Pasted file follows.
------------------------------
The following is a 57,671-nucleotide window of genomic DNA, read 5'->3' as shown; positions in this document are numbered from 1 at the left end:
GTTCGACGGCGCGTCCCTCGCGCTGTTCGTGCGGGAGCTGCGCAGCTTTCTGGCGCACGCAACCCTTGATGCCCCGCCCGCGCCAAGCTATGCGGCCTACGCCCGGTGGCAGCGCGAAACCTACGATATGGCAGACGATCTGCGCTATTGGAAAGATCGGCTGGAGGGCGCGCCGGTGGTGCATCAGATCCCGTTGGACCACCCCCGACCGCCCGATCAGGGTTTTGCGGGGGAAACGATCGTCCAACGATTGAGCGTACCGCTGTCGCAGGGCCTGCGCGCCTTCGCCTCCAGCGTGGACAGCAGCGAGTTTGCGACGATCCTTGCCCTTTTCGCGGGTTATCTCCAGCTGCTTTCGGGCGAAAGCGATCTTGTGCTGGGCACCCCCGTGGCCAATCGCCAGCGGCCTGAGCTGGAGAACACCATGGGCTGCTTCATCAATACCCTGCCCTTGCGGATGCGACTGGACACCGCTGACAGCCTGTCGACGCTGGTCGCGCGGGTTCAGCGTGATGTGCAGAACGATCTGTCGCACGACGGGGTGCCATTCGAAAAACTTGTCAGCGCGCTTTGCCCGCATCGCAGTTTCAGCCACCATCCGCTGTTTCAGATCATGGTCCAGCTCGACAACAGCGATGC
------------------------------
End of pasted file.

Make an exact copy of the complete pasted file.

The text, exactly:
The following is a 57,671-nucleotide window of genomic DNA, read 5'->3' as shown; positions in this document are numbered from 1 at the left end:
GTTCGACGGCGCGTCCCTCGCGCTGTTCGTGCGGGAGCTGCGCAGCTTTCTGGCGCACGCAACCCTTGATGCCCCGCCCGCGCCAAGCTATGCGGCCTACGCCCGGTGGCAGCGCGAAACCTACGATATGGCAGACGATCTGCGCTATTGGAAAGATCGGCTGGAGGGCGCGCCGGTGGTGCATCAGATCCCGTTGGACCACCCCCGACCGCCCGATCAGGGTTTTGCGGGGGAAACGATCGTCCAACGATTGAGCGTACCGCTGTCGCAGGGCCTGCGCGCCTTCGCCTCCAGCGTGGACAGCAGCGAGTTTGCGACGATCCTTGCCCTTTTCGCGGGTTATCTCCAGCTGCTTTCGGGCGAAAGCGATCTTGTGCTGGGCACCCCCGTGGCCAATCGCCAGCGGCCTGAGCTGGAGAACACCATGGGCTGCTTCATCAATACCCTGCCCTTGCGGATGCGACTGGACACCGCTGACAGCCTGTCGACGCTGGTCGCGCGGGTTCAGCGTGATGTGCAGAACGATCTGTCGCACGACGGGGTGCCATTCGAAAAACTTGTCAGCGCGCTTTGCCCGCATCGCAGTTTCAGCCACCATCCGCTGTTTCAGATCATGGTCCAGCTCGACAACAGCGATGC